I’m up for a pretty prestigious honor at my university, where I will be graduating in a few short weeks (gulp!). When I told a friend this news, he was pleased and happy for me. Then, curious, he started asking how I managed to do so well at college. So I answered a few questions, how I work hard and do the best I can–but then he cut me off. “Oh I know how,” he said. “You’ve never had a serious boyfriend in college.”
Excuse me? Was he actually suggesting that women can never succeed while we’re seriously dating someone? Because, you know, having jobs and internships and hanging out with friends and casually dating — that’s nothing compared to what it would take for a woman to maintain the attention of a boyfriend? Why is it that our society thinks women can’t have it all?
And that’s how I landed on people like Tina Fey.
Now, I love Tina Fey. I love her shows, I love her movies, I love her intelligence, and I especially love her Sarah Palin impersonations. She is a woman who’s broken down doors in the guys-only club of comedy. But I hate the women she plays. The women she consistently plays in her movies and shows are extremely successful, intelligent women who have unbelievably dull, pathetic social lives. Think of her characters in 30 Rock, Baby Mama, and Mean Girls–they are all are professional women who are clueless when it comes to their personal lives.
This has become a media trend over the decades–portraying women as either one or the other. Think Ally McBeal (successful lawyer, emotional instability), and Cristina Yang from Grey’s Anatomy (most intelligent intern in the hospital, yet cold and hostile to others). These kinds of characters are interesting and funny, and they certainly contribute to the laugh track. But I’ve had enough of it.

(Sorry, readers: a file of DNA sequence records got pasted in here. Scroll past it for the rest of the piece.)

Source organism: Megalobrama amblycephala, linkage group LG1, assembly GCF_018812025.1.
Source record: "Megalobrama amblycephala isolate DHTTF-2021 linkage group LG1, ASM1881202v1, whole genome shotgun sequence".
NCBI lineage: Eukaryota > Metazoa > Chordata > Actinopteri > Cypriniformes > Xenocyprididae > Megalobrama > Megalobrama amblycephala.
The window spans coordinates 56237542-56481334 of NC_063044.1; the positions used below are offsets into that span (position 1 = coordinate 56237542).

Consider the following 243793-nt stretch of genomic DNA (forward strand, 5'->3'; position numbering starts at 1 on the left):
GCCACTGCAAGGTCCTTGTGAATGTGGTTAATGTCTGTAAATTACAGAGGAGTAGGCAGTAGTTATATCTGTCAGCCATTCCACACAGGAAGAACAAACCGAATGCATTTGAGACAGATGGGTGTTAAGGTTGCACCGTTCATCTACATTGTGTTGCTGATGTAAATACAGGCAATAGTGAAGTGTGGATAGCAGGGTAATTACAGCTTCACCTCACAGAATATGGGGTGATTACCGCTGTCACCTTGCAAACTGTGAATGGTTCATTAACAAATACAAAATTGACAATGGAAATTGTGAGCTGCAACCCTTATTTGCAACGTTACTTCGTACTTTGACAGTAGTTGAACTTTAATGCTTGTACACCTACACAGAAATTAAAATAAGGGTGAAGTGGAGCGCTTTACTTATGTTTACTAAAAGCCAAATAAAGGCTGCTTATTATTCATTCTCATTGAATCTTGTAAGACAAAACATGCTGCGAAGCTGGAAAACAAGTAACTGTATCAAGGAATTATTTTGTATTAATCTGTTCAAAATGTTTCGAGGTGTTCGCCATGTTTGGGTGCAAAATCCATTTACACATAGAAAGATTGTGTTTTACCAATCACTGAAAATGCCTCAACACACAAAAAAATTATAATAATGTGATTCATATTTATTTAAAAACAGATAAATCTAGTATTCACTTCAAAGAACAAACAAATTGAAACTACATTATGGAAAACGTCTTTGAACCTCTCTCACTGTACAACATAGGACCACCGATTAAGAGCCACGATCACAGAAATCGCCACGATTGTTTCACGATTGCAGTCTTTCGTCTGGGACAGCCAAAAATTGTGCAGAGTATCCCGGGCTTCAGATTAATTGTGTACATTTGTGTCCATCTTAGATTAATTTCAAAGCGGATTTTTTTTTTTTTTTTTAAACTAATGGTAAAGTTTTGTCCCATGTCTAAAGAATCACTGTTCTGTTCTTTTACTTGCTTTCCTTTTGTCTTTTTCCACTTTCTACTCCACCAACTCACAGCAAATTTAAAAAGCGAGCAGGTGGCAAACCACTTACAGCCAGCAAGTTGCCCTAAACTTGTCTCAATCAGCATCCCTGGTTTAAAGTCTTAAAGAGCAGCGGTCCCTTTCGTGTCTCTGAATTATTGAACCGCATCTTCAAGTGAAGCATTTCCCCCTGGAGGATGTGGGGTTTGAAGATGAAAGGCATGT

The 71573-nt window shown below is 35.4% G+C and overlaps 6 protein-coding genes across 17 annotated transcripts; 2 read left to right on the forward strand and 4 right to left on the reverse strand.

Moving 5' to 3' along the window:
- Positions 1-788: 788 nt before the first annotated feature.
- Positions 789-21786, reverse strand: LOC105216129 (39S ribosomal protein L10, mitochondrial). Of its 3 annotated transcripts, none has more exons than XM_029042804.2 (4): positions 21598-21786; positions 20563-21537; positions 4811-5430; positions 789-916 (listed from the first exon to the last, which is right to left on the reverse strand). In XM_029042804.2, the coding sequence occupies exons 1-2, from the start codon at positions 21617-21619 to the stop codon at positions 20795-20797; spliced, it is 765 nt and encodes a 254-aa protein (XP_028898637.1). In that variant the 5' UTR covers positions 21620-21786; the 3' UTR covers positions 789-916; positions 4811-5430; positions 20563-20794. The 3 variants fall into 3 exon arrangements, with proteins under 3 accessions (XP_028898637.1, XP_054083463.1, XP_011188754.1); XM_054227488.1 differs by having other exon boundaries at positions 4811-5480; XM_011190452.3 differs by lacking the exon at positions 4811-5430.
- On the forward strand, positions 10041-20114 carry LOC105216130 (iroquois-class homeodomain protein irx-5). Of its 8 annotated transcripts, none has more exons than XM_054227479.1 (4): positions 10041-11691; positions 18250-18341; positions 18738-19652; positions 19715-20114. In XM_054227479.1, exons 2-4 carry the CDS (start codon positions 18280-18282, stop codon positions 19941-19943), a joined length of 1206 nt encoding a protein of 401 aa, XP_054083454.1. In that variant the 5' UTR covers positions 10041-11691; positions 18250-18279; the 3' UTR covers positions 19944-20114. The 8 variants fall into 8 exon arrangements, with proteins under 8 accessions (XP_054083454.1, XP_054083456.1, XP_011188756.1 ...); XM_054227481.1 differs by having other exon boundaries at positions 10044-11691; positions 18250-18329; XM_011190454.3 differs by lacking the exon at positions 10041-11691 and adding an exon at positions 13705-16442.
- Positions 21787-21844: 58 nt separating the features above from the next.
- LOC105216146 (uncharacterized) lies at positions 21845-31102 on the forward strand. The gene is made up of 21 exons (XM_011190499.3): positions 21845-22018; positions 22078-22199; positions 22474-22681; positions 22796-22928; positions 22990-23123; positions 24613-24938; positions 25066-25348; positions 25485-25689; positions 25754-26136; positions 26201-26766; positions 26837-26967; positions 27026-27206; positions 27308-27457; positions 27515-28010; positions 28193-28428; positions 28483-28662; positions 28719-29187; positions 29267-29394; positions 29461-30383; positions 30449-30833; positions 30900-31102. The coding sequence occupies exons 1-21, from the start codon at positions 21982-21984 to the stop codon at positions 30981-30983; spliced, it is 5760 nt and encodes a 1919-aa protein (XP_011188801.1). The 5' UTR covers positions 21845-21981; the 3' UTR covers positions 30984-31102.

It’s great we’re seeing women characters as successful lawyers, doctors, and writers. But why must shows and movies always fall back on the same old portrayal–“she’s successful, but she can’t keep a boyfriend!” or “she’s smart, but she sure is crazy”?
What message is this sending? You can be successful either on the weekdays or the weekends, but not both?
There are few examples of women in the media who do have it all–success and social lives. Phylicia Rashad’s Clair Huxtable on The Cosby Show was a loving, strict, successful, happy mother of five. I am also lucky enough to have grown up surrounded by extremely talented women who led happy lives, including my own mother. (I actually took an online quiz once to find out which TV family is most like mine, and it turns out we are the Huxtables). Why can’t we see more women who do have it all?
I have led the last four years of college socially and academically. Maybe I’ve never had a long-term relationship while in college, save for the couple month-long ones, but I have made some incredible long-term friends. But who’s counting anyway? And who’s to say any relationship of any kind would deter me from my goals?
Kate Elston is a senior majoring in Media Studies at the University of San Francisco. Upon graduation, she plans to work as a journalist or filmmaker. Kate wants to dedicate her career to media literacy and use the media to promote positive change.